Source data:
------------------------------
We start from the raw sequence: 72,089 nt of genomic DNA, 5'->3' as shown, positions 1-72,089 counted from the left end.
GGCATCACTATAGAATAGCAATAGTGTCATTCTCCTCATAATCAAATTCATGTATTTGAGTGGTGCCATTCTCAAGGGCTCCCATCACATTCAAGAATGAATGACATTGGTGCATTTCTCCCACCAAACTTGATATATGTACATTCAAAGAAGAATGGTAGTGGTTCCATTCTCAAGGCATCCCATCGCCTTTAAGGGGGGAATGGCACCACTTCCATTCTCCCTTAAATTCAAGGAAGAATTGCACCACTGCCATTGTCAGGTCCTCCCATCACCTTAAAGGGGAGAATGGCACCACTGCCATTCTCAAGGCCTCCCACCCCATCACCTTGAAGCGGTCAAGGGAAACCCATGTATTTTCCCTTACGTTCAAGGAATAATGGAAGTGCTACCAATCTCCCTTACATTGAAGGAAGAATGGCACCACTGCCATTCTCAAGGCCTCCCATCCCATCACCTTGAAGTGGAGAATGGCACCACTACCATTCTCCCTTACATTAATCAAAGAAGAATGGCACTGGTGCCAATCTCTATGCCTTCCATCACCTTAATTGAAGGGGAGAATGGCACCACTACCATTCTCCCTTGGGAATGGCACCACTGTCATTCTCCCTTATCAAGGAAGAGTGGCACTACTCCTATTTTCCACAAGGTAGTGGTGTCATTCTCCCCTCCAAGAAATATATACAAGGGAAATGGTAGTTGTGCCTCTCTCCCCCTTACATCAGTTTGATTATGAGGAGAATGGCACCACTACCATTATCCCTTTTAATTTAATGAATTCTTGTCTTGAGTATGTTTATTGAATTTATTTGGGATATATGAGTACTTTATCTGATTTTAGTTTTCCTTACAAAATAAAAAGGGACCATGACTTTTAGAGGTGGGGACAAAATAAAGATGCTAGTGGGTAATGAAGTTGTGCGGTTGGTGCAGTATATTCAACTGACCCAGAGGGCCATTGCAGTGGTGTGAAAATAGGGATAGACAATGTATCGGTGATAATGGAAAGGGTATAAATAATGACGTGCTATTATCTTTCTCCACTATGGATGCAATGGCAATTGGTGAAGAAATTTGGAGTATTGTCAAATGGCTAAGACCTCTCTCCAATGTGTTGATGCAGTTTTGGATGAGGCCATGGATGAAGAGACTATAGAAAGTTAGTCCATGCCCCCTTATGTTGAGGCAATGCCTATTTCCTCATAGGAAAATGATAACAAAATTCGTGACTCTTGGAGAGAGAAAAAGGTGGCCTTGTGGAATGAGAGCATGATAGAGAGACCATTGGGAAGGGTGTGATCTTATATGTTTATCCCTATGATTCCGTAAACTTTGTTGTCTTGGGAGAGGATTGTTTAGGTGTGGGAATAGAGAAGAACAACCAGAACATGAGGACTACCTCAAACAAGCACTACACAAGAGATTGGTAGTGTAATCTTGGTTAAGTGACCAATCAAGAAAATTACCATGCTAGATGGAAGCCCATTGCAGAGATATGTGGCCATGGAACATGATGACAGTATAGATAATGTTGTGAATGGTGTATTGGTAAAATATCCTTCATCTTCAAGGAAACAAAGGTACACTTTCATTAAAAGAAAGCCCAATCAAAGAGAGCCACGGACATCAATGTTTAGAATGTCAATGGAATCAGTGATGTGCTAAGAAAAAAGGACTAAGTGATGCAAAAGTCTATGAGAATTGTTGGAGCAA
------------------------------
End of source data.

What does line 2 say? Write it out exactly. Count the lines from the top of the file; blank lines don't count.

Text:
GGCATCACTATAGAATAGCAATAGTGTCATTCTCCTCATAATCAAATTCATGTATTTGAGTGGTGCCATTCTCAAGGGCTCCCATCACATTCAAGAATGAATGACATTGGTGCATTTCTCCCACCAAACTTGATATATGTACATTCAAAGAAGAATGGTAGTGGTTCCATTCTCAAGGCATCCCATCGCCTTTAAGGGGGGAATGGCACCACTTCCATTCTCCCTTAAATTCAAGGAAGAATTGCACCACTGCCATTGTCAGGTCCTCCCATCACCTTAAAGGGGAGAATGGCACCACTGCCATTCTCAAGGCCTCCCACCCCATCACCTTGAAGCGGTCAAGGGAAACCCATGTATTTTCCCTTACGTTCAAGGAATAATGGAAGTGCTACCAATCTCCCTTACATTGAAGGAAGAATGGCACCACTGCCATTCTCAAGGCCTCCCATCCCATCACCTTGAAGTGGAGAATGGCACCACTACCATTCTCCCTTACATTAATCAAAGAAGAATGGCACTGGTGCCAATCTCTATGCCTTCCATCACCTTAATTGAAGGGGAGAATGGCACCACTACCATTCTCCCTTGGGAATGGCACCACTGTCATTCTCCCTTATCAAGGAAGAGTGGCACTACTCCTATTTTCCACAAGGTAGTGGTGTCATTCTCCCCTCCAAGAAATATATACAAGGGAAATGGTAGTTGTGCCTCTCTCCCCCTTACATCAGTTTGATTATGAGGAGAATGGCACCACTACCATTATCCCTTTTAATTTAATGAATTCTTGTCTTGAGTATGTTTATTGAATTTATTTGGGATATATGAGTACTTTATCTGATTTTAGTTTTCCTTACAAAATAAAAAGGGACCATGACTTTTAGAGGTGGGGACAAAATAAAGATGCTAGTGGGTAATGAAGTTGTGCGGTTGGTGCAGTATATTCAACTGACCCAGAGGGCCATTGCAGTGGTGTGAAAATAGGGATAGACAATGTATCGGTGATAATGGAAAGGGTATAAATAATGACGTGCTATTATCTTTCTCCACTATGGATGCAATGGCAATTGGTGAAGAAATTTGGAGTATTGTCAAATGGCTAAGACCTCTCTCCAATGTGTTGATGCAGTTTTGGATGAGGCCATGGATGAAGAGACTATAGAAAGTTAGTCCATGCCCCCTTATGTTGAGGCAATGCCTATTTCCTCATAGGAAAATGATAACAAAATTCGTGACTCTTGGAGAGAGAAAAAGGTGGCCTTGTGGAATGAGAGCATGATAGAGAGACCATTGGGAAGGGTGTGATCTTATATGTTTATCCCTATGATTCCGTAAACTTTGTTGTCTTGGGAGAGGATTGTTTAGGTGTGGGAATAGAGAAGAACAACCAGAACATGAGGACTACCTCAAACAAGCACTACACAAGAGATTGGTAGTGTAATCTTGGTTAAGTGACCAATCAAGAAAATTACCATGCTAGATGGAAGCCCATTGCAGAGATATGTGGCCATGGAACATGATGACAGTATAGATAATGTTGTGAATGGTGTATTGGTAAAATATCCTTCATCTTCAAGGAAACAAAGGTACACTTTCATTAAAAGAAAGCCCAATCAAAGAGAGCCACGGACATCAATGTTTAGAATGTCAATGGAATCAGTGATGTGCTAAGAAAAAAGGACTAAGTGATGCAAAAGTCTATGAGAATTGTTGGAGCAA